Market Insider

More selling may be ahead, but bull market called not dead yet

Bull market still intact... for now: Tom Lee

After the worst risk-off day since the financial crisis, more selling is expected but strategists are so far unwilling to say the six-year bull market is on its death bed.

Stocks started Monday with one of the ugliest and most difficult opening selloffs in memory, and the dramatic move in the Dow was the biggest intraday swing ever.

The Dow was off 1,089 at its worst level, before recovering more than 800 points, but it finished the day 588 points lower at 15,871. The volatile trading was across asset classes, with some of the wildest moves in other financial markets, occurring around the stock market open.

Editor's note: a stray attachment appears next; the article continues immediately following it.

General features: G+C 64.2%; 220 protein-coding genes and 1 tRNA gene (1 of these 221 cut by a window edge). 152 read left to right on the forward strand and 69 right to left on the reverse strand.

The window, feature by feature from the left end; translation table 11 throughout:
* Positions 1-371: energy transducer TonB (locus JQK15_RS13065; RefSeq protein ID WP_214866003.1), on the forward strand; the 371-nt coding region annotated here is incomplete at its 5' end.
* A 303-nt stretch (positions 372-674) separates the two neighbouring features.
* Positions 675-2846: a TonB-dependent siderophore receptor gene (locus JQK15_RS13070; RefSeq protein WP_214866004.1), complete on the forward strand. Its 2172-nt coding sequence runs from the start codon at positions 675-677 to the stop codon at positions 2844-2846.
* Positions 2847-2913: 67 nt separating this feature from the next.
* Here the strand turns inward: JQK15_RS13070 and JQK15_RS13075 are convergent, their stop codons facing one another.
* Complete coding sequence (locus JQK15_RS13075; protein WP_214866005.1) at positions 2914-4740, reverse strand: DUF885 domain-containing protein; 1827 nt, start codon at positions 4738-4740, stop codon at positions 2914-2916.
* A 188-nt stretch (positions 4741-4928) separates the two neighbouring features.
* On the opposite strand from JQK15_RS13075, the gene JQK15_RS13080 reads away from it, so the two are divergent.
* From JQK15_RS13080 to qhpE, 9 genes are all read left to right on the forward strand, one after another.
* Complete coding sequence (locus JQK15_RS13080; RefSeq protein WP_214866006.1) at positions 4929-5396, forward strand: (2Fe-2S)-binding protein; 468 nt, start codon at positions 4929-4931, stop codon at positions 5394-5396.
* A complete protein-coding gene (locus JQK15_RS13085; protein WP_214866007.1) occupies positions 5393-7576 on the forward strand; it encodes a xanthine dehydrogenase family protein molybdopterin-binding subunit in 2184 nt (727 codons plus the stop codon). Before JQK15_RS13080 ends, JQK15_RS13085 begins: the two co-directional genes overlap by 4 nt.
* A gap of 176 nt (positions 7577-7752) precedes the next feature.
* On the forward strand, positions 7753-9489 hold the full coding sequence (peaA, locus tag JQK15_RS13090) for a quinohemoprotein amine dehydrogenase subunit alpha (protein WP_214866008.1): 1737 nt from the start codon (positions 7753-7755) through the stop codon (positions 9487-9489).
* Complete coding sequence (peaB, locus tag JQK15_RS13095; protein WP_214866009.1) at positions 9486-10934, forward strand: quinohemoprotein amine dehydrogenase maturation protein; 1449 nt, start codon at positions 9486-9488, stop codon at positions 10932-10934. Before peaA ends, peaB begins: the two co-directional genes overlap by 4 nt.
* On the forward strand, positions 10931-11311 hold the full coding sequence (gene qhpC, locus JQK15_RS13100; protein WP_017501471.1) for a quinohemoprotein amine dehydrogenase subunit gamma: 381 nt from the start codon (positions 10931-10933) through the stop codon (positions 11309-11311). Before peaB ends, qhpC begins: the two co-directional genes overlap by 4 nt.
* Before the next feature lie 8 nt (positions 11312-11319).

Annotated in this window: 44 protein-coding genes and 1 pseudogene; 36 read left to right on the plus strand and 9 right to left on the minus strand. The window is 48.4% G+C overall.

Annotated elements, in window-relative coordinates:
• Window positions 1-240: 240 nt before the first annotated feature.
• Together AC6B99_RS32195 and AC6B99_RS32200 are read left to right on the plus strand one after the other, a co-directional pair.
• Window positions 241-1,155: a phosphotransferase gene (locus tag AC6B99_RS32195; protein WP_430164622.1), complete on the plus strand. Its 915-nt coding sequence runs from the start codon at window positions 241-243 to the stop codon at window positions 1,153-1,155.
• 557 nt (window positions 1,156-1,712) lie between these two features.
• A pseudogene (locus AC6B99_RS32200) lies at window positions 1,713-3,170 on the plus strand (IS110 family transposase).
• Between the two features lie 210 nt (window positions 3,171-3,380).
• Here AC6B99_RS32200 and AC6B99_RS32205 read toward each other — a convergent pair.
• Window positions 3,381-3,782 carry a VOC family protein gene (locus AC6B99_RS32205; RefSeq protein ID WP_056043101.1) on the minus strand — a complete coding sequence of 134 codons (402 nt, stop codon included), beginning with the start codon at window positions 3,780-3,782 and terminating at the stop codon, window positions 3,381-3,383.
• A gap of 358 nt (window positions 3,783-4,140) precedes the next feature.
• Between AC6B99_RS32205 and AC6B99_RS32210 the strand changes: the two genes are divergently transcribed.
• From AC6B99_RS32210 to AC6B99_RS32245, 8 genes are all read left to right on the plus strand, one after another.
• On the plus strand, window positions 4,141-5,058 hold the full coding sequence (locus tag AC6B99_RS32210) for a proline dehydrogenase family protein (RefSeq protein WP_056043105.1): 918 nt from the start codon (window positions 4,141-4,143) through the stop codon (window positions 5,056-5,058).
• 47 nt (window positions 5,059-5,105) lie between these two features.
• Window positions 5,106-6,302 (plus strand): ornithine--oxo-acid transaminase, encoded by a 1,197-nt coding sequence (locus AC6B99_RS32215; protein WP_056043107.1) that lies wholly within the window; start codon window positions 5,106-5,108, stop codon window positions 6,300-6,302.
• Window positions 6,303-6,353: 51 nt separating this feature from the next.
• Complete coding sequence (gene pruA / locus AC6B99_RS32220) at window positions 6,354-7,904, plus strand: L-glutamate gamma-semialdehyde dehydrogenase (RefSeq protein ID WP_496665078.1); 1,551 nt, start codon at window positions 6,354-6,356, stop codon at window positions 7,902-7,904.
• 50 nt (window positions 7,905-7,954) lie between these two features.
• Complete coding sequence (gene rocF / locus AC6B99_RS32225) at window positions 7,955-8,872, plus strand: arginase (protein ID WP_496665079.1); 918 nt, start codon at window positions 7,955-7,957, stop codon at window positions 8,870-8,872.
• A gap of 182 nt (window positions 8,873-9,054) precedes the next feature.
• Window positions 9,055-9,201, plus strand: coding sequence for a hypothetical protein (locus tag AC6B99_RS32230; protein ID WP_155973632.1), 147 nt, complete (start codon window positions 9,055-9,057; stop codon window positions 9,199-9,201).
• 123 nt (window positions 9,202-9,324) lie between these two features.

"It was most acute in the currency market because I think so many people were misaligned in their positions. We just saw one of the sloppiest, most volatile New York opens that I can remember," said Boris Schlossberg, managing director of foreign exchange strategy at BK Asset Management. "Every single market, at this point, is totally interlinked by arbitrage. When there is a circuit failure in one, it just washes through the others. The currency market is no longer a gated community."